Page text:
Tristan Hazell lives and works in the shadow of the Westway on Portobello Road. What follows is a collection of observations, reviews, social comment, fiction, poetry, art criticism and more. Much of it is fiction and some of it will offend someone somewhere, I hope.

Wednesday, May 27, 2015

America. A poem.

SPIT!

Molly and John had been childhood sweethearts
Shared sodas at picnics

in the meadow by the Big Loving
as it snaked easily through the county.
Shared illicit beers beneath the bleachers

when she cut cheerleading and he cut track.
Shared moonlit skinny dips in the same old Big Loving

at the sand bar on the bend
where the turtles basked back in the day.
She had run naked laughing through poison ivy;

he had spat in his hand and rubbed it in the itching places.
Later she did not need the ivy to make the itch,
she had an itch of her own 
and he rubbed his spit onto that itch 
but that itch never completely went away.

Molly took that itch to New York.
John took his spit to LA.
Molly found music in the cafes at night, 

revolution in the air. 
‘New York City, imagine that’. 
She wrote him - as she itched at a sidewalk cafĂ© 
– in an early westbound letter.
‘Yes I can imagine that’. 

He had replied. 
But he couldn’t.
So she itched in the city 

closed her eyes to the viscous string of men 
while he spat on the coast at a succession of starlets 
who practiced the Stanislavski itch  
tunelessly singing the Hollywood orgasm.

Fast forward… 

The two of them came together again, 
out of boredom most likely. 
Boredom and guilt, 
prompted on her part by the metronomic click of the clock, 
on his part by the young guns on the boulevard 
the fear that he was all spat out.
When they married the orange blossom was already dead. 

The children when they arrived 
trod the rotting petals into the floorboards 
of their Chicago brownstone.

He made money; she spent it. 
The American dream.

Molly sat on her itch for twenty years,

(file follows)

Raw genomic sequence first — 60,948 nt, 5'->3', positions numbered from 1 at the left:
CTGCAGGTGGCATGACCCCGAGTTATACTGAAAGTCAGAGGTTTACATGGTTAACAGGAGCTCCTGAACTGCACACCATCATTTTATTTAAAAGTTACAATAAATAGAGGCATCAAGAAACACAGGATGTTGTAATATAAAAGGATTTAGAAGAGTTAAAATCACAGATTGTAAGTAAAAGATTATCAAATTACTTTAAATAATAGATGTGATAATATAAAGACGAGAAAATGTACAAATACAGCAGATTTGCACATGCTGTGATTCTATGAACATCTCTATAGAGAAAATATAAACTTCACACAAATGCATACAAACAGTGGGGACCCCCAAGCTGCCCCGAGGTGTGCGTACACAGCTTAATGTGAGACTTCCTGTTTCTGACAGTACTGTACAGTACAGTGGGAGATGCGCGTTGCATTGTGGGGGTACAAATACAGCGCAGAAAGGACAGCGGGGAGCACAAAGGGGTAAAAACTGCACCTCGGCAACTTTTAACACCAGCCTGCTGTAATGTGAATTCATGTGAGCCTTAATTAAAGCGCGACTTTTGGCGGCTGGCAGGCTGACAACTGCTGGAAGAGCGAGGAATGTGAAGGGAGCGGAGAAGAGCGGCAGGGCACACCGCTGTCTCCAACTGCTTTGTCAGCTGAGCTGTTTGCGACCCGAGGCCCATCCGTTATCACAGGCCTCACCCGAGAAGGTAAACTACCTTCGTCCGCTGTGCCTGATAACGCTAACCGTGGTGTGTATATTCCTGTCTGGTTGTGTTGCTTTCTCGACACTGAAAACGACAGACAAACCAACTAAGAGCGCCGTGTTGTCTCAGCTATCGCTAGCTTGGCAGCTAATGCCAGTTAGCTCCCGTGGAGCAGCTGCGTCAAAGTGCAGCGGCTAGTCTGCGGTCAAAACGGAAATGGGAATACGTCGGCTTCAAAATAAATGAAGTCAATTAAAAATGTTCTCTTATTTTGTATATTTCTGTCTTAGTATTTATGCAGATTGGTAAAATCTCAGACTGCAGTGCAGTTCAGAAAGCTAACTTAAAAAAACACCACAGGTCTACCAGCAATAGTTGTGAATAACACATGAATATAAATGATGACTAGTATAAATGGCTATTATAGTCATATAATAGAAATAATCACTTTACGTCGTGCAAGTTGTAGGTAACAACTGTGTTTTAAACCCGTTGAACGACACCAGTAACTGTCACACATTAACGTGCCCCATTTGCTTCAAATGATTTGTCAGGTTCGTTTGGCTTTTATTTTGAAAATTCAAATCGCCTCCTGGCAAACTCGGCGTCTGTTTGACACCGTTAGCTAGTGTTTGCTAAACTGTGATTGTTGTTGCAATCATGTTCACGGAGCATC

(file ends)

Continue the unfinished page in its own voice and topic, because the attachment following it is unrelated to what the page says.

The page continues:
took a course in etching early on 
never looked back and couldn’t look forward. 
Her life etched itself into her face. 
She got a part time job 
filling condom machines at railway stations.
Twenty years of itching and etching on molly’s part 

as she watched john occasionally drool diddle his secretary 
(did he buy his condoms at the station?) 
was enough.
 
 
 
Molly came to Spain 

change of life, 
change of continent, 
change of tense. 
for a week.
John had grudgingly agreed that she could take a vacation, 

a break from the shattered life they now shared. 
She would visit a friend in Toledo  
maybe take in an El Greco or two.
On her last day of work prior to traveling 
the itch had slipped a dozen condoms into her purse  
then dragged her into Victoria’s Secret on the way home.
The flight was uneventful; 

she sat between the two overweight boors 
each airline is obliged to provide. 

Marta met her at the airport.  
The Spanish air crackled.
The bullfight was - to Marta - an odd choice 

for an afternoon’s entertainment 
but Molly had read Hemingway,  
wanted to sit ringside  
black beret scarlet lipped 
as Eva Gardner had once done. 
She had little experience of bloodshed save her own; 
but blood in the afternoon held no fear.

Manolo arched his back,

flicked a disdainful cape 
at the snorting bull  
an ubiquitous sneer at the crowd,
stood in his black slippers
stained with blood and dust 
hawked a glistening gob of spit 
that sizzled as it hit the sun scorched clay. 
The bull died bravely as bulls in such tales do. 
The spit dried to a disc of mother of pearl 
that shimmered against the blood red earth 
as the bulls ear parted unhearing from the head; 
arcing it’s way into the stands, 
into the lap of Molly. 
An unrecognizable Molly. 
Molly lost, Molly found. Molly free, Molly bound.

‘Manolo.’ 

She whispered much later 
when the sun had gone down 
and the fiesta had dissolved itself 
into the barrios and tourist hotels. 
‘Manolo.’

I took up the dog eared copy of THE TIN DRUM. 

It fell open at the chapter titled ‘fizz powder’  
I read to her again of little Oskar 
spitting into the navel of Maria.
 
Molly flew to Boston four days later  

made her morning connection to Chicago 
.....in good time.
 
The fire-fighter moved dazed 

through the rubble of what had once been the World Trade Centre. 
The dust was thick and acrid  
he wished he had some kind of mask or respirator. 
He hawked and spat into the debris at his feet, 
onto a small black slipper. 
A slipper stained with blood, dust and tears.

America.
 

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